Although many believe it to be a long shot, a group of lawmakers in Wisconsin are working toward a statewide policy change that would eliminate the criminal penalties associated with small time marijuana possession.
Earlier this week, Democratic Senator Fred Risser, along with Representatives Evan Goyke, Jonathan Brostoffand, and Republican Representative Adam Jarchow dragged a piece of legislation up to the steps of the Capitol designed to decriminalize the possession of up to 10 grams of marijuana.
Instead of jamming petty pot offenders up in the criminal justice system, the proposal would simply force those busted for this offense to pay a small fine of $100 – a huge improvement over the current penalty of up to six months in jail and fines reaching $1,000.
Unfortunately, because the state’s legislative wheels are being turned by mostly Republican influence, Jarchow does not have a whole lot of faith that the bill will attract the kind of support it needs to go the distance.
“I’m not naive to think that we are going to probably pass this and get it signed into law," Jarchow told the Capital Times. “This to me is a first step.
He says the primary mission of this modest proposal is not to get a law on the books this session, but to open up the discussion so the state can address the issue more seriously in the future.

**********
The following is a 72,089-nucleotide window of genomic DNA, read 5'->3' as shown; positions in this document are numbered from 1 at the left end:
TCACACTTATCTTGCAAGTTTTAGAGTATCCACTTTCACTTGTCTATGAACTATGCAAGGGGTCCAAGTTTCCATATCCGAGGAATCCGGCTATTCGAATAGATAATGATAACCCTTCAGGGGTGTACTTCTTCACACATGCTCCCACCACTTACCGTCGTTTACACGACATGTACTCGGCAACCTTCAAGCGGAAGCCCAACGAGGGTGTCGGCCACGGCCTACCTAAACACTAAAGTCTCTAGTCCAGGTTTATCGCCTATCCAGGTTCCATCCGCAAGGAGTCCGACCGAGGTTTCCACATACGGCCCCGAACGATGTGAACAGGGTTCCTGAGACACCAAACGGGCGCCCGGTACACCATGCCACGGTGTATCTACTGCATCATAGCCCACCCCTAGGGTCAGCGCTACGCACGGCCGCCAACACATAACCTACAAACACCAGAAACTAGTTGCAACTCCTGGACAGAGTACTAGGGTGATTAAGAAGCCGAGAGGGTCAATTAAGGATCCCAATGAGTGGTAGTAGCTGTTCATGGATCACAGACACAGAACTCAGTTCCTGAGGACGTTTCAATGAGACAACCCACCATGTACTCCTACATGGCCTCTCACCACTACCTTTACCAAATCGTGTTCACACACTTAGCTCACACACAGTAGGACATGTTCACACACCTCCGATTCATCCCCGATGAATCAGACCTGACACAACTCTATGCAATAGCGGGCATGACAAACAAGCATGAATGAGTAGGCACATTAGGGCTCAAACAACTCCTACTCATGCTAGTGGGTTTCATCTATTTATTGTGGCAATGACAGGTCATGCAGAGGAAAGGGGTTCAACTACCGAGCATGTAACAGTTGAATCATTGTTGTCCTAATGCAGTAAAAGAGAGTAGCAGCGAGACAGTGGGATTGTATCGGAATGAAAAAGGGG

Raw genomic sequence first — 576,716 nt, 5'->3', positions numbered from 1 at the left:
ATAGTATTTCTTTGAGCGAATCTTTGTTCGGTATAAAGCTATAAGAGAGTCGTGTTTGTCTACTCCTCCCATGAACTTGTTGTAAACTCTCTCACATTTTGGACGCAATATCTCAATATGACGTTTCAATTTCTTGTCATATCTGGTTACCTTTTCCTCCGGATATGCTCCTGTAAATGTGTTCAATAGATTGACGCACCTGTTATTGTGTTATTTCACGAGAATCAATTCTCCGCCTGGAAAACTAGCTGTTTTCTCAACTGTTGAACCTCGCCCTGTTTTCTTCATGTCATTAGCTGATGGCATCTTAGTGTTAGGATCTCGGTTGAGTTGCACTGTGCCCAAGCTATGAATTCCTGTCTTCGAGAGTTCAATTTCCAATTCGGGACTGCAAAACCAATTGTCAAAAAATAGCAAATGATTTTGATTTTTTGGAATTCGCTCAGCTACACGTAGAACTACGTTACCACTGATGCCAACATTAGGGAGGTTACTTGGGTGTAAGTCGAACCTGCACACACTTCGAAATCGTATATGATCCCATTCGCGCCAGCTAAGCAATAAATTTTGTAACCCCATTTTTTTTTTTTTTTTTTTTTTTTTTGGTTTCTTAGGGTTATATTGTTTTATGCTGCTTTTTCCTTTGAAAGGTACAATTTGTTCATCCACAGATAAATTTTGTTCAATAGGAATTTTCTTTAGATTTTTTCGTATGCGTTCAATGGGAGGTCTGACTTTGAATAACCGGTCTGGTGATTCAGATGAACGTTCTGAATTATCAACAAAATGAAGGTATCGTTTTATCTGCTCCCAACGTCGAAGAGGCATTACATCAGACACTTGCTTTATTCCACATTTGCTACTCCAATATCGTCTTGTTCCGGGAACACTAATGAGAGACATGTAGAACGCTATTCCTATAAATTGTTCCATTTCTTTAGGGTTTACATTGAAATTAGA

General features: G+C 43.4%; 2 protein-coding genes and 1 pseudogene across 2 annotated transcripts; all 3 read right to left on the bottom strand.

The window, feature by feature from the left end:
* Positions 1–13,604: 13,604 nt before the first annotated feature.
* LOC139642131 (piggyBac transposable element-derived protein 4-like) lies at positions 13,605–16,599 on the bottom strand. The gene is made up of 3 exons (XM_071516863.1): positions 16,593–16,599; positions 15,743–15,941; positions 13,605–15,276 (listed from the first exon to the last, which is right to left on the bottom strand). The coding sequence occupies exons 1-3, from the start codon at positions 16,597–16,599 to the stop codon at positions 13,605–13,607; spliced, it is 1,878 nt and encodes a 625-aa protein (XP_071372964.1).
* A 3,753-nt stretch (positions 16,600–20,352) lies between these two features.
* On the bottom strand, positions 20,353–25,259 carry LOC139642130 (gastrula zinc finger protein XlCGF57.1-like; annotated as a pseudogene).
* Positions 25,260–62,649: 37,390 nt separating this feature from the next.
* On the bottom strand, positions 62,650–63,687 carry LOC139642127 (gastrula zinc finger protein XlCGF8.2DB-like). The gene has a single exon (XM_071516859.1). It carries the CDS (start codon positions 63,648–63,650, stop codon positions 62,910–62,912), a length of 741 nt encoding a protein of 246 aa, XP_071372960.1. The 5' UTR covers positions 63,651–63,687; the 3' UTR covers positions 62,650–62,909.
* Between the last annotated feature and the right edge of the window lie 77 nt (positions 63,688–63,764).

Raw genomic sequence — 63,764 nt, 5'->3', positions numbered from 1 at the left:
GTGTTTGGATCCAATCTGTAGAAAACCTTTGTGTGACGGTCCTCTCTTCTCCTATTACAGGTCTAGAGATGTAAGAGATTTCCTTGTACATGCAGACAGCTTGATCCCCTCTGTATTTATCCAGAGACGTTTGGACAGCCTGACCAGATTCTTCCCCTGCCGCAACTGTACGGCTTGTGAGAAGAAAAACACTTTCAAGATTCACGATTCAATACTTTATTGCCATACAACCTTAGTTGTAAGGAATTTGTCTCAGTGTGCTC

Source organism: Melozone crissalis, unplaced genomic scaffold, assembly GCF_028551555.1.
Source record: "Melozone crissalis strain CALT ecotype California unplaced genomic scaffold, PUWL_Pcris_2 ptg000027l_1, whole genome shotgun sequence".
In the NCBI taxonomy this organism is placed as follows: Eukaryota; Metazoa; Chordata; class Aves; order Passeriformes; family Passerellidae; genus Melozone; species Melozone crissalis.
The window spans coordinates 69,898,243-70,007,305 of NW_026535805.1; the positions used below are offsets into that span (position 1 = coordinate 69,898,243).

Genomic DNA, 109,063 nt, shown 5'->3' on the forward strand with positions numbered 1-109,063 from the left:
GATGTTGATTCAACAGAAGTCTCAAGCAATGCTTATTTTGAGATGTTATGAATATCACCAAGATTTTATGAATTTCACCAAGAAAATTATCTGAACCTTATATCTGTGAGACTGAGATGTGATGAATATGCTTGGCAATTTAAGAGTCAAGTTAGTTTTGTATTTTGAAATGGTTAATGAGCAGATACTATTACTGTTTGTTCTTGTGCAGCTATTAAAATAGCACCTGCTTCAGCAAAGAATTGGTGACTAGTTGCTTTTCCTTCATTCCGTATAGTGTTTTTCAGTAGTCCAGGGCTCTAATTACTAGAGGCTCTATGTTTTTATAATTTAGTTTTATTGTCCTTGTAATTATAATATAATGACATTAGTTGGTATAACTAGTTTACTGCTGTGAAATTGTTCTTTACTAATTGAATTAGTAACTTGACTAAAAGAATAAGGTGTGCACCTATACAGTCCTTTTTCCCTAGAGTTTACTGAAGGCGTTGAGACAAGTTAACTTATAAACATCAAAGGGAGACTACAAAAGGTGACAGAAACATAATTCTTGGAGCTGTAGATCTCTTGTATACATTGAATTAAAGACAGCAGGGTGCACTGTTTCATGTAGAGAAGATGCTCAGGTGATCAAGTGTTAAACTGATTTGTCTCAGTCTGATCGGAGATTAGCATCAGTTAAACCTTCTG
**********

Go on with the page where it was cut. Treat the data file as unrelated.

Some of the polls conducted by Jarchow’s office indicate that somewhere between 75 and 90 percent of the state’s residents are in favor of less restrictive marijuana policies.
He believes most people support decriminalization “because the costs to society are so high with our current course.”
High cost is a concept not lost on the State Public Defender’s office, which has been pushing for marijuana decriminalization for years in an effort to conserve resources.
"It’s meant to be a cost-saving measure,” Adam Plotkin from the Office of the State Public Defender, told the Times. “By decriminalizing you no longer provide representation. You also achieve savings in prosecutors, law enforcement and corrections.”
Jarchow concurs with the PD’s philosophy, pointing out that 80 people were put in jail for marijuana possession in 2016, costing the state well over $2 million to keep them behind bars.
“Maybe we could get a public hearing and we could flesh out some of these issues we’ve been talking about, some of these costs,” Jarchow said. “That would help lead the way to further reforms.”
As it stands, 21 states have passed similar laws.